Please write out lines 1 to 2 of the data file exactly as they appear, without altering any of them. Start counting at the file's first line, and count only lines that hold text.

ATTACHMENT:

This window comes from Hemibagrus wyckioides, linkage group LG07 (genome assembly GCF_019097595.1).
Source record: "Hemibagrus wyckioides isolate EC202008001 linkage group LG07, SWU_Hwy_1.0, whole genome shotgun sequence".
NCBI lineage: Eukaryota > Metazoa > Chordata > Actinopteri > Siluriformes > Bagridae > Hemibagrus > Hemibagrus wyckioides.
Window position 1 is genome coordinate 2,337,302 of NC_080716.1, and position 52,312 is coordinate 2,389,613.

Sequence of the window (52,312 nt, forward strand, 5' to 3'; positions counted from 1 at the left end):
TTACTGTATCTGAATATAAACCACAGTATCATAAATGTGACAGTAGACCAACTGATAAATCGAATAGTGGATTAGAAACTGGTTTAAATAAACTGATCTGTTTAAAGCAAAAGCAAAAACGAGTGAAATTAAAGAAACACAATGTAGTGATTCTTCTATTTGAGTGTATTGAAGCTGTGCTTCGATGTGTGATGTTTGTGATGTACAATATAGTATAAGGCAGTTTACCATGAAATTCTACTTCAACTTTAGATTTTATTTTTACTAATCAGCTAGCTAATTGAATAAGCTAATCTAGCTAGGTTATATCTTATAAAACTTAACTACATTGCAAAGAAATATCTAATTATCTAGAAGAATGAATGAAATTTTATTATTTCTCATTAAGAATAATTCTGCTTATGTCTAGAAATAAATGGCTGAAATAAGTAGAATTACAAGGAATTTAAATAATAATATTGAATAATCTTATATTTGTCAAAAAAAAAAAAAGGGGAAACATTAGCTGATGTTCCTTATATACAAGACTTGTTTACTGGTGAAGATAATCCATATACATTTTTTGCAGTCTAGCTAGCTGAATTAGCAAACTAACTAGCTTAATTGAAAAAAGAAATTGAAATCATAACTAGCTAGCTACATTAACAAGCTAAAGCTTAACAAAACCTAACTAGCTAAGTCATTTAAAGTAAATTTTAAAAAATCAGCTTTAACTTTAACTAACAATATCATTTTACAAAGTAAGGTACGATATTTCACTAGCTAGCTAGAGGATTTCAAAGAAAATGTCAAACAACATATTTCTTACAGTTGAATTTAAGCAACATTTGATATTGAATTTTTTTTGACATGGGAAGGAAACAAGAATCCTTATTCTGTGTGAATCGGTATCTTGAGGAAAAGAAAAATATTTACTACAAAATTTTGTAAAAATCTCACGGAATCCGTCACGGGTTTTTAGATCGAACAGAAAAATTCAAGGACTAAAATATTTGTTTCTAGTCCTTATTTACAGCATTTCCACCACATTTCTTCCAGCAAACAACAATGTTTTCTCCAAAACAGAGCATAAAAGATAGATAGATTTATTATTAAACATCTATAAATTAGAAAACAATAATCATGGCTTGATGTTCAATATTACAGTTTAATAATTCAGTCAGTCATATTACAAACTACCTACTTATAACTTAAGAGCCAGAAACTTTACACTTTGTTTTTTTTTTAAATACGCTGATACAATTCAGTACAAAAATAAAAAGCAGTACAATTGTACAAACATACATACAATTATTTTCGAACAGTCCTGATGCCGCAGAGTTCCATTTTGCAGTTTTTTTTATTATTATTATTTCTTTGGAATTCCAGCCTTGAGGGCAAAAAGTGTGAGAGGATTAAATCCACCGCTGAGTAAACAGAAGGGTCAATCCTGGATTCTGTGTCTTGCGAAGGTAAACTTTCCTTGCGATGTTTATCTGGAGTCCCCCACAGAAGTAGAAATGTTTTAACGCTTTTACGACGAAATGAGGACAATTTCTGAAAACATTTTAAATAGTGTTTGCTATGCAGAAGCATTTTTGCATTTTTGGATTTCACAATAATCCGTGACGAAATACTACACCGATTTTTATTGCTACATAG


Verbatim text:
This window comes from Hemibagrus wyckioides, linkage group LG07 (genome assembly GCF_019097595.1).
Source record: "Hemibagrus wyckioides isolate EC202008001 linkage group LG07, SWU_Hwy_1.0, whole genome shotgun sequence".